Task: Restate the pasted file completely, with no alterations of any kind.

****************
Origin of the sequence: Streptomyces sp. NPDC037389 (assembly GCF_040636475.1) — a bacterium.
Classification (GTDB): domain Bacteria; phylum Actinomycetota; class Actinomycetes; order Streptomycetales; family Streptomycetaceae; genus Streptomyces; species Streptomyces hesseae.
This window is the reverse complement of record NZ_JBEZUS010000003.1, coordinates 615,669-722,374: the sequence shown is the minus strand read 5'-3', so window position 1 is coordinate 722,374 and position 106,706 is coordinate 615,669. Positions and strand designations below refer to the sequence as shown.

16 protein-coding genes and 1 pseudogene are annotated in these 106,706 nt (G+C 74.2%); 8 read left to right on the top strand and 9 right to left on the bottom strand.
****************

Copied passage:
Origin of the sequence: Streptomyces sp. NPDC037389 (assembly GCF_040636475.1) — a bacterium.
Classification (GTDB): domain Bacteria; phylum Actinomycetota; class Actinomycetes; order Streptomycetales; family Streptomycetaceae; genus Streptomyces; species Streptomyces hesseae.
This window is the reverse complement of record NZ_JBEZUS010000003.1, coordinates 615,669-722,374: the sequence shown is the minus strand read 5'-3', so window position 1 is coordinate 722,374 and position 106,706 is coordinate 615,669. Positions and strand designations below refer to the sequence as shown.

16 protein-coding genes and 1 pseudogene are annotated in these 106,706 nt (G+C 74.2%); 8 read left to right on the top strand and 9 right to left on the bottom strand.